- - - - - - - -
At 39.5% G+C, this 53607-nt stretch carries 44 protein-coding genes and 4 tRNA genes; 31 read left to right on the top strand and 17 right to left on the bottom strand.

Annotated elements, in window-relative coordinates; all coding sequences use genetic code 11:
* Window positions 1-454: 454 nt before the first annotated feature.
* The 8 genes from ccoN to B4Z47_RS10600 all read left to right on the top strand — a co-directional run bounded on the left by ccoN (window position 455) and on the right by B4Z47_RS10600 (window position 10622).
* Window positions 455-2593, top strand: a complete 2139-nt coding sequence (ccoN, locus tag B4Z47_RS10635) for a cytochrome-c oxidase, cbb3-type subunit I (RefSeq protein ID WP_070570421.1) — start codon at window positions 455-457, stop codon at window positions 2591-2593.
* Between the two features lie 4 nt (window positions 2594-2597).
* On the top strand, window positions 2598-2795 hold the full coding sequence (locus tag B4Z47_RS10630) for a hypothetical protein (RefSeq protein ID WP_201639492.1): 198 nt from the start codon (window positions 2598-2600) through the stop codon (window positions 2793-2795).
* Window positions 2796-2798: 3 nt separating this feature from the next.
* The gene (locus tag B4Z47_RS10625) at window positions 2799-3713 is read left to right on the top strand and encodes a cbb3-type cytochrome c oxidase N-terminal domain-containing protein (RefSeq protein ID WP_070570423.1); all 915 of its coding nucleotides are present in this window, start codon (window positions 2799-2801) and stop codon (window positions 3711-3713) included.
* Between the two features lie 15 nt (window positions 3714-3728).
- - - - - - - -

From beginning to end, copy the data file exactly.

At 39.5% G+C, this 53607-nt stretch carries 44 protein-coding genes and 4 tRNA genes; 31 read left to right on the top strand and 17 right to left on the bottom strand.

Annotated elements, in window-relative coordinates; all coding sequences use genetic code 11:
* Window positions 1-454: 454 nt before the first annotated feature.
* The 8 genes from ccoN to B4Z47_RS10600 all read left to right on the top strand — a co-directional run bounded on the left by ccoN (window position 455) and on the right by B4Z47_RS10600 (window position 10622).
* Window positions 455-2593, top strand: a complete 2139-nt coding sequence (ccoN, locus tag B4Z47_RS10635) for a cytochrome-c oxidase, cbb3-type subunit I (RefSeq protein ID WP_070570421.1) — start codon at window positions 455-457, stop codon at window positions 2591-2593.
* Between the two features lie 4 nt (window positions 2594-2597).
* On the top strand, window positions 2598-2795 hold the full coding sequence (locus tag B4Z47_RS10630) for a hypothetical protein (RefSeq protein ID WP_201639492.1): 198 nt from the start codon (window positions 2598-2600) through the stop codon (window positions 2793-2795).
* Window positions 2796-2798: 3 nt separating this feature from the next.
* The gene (locus tag B4Z47_RS10625) at window positions 2799-3713 is read left to right on the top strand and encodes a cbb3-type cytochrome c oxidase N-terminal domain-containing protein (RefSeq protein ID WP_070570423.1); all 915 of its coding nucleotides are present in this window, start codon (window positions 2799-2801) and stop codon (window positions 3711-3713) included.
* Between the two features lie 15 nt (window positions 3714-3728).